Phobos, the larger of Mars' two tiny satellites, pictured near the limb of Mars by the robot spacecraft Mars Express in 2010. Image: G. Neukum (FU Berlin) et al., Mars Express, DLR, ESA; Acknowledgement: Peter Masek
New study explains how the Martian moon Phobos was formed - space science news

By comparing mid-infrared spectra from Phobos (that had been collected already in 1998 by the Mars Global Surveyor) with those of an asteroid found near Tagish Lake in British Columbia, scientists believe that Phobos is not an asteroid captured by the gravity of Mars, as had been argued before, but has formed after a huge impact during early Martian history. The spectra have no similarity with the asteroid, and revealed that Phobos is made of basalt. Basalt is volcanic rock, and one of the major components of the surface of Mars. Thus, scientists have found evidence for the origin of Phobos that might be further confirmed once the Martian Moon eXploration spacecraft and the OSIRIS-Rex and Hayabusa2 asteroid explorers complete their missions to collect samples and return them to Earth for analysis.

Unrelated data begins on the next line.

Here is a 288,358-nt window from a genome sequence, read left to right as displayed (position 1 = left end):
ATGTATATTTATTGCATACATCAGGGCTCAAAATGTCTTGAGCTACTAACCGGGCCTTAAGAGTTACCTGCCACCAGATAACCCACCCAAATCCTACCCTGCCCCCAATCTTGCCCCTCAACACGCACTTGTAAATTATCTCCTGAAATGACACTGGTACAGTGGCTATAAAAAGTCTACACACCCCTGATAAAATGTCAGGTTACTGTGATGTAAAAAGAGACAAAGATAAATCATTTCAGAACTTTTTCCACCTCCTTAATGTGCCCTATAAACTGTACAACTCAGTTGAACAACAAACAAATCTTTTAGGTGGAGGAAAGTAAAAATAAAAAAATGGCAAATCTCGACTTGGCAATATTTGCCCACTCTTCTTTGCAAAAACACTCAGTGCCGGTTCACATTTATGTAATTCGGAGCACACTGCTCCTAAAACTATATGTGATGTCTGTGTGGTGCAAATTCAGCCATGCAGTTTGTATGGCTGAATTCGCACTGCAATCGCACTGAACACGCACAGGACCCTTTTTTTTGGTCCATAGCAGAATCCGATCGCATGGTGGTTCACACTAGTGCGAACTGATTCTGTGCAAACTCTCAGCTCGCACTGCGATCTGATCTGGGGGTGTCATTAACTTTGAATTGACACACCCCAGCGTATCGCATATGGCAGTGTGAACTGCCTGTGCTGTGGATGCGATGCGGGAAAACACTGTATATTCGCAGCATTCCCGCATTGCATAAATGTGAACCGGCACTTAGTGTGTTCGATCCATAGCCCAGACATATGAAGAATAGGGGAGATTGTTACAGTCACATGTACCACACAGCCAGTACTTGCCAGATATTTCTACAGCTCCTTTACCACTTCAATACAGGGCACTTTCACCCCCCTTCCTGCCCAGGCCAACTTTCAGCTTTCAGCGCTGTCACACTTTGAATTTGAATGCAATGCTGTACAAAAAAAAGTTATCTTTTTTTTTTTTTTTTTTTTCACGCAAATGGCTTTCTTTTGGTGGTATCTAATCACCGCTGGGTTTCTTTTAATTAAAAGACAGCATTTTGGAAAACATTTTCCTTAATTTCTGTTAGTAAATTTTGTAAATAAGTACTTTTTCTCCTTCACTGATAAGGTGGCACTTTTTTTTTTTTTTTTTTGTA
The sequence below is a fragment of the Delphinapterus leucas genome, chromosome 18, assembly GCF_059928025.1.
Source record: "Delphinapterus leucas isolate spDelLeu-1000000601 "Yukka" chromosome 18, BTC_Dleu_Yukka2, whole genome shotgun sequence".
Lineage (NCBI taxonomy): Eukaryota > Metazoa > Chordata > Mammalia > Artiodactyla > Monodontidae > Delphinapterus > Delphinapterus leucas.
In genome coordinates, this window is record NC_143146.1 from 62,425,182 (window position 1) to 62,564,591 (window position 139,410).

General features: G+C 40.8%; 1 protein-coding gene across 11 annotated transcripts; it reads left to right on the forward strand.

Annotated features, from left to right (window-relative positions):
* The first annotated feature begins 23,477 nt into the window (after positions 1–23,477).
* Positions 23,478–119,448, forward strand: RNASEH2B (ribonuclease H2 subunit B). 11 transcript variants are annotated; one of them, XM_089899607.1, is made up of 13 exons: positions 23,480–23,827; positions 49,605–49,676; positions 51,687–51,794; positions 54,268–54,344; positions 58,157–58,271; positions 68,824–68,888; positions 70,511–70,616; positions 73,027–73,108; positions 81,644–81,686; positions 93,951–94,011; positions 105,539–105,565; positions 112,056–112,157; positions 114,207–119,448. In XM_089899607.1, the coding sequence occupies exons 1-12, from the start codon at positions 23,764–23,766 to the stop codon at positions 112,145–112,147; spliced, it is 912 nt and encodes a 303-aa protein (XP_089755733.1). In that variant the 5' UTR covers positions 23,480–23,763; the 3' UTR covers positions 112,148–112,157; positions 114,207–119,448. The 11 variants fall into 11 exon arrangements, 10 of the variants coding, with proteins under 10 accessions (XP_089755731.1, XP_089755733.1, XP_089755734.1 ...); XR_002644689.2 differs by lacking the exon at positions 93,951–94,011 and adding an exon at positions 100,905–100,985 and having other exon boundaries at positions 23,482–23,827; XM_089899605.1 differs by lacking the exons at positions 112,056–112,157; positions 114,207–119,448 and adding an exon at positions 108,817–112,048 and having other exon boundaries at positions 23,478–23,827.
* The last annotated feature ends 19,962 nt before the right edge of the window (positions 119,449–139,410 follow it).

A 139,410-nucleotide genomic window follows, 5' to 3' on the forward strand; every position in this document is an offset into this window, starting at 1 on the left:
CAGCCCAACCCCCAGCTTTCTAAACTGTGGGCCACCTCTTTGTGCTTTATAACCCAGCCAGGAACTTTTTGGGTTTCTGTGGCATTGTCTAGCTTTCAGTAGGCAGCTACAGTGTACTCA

Read the full story: AGU 100
Scientific publication: Journal of Geophysical Research – Planets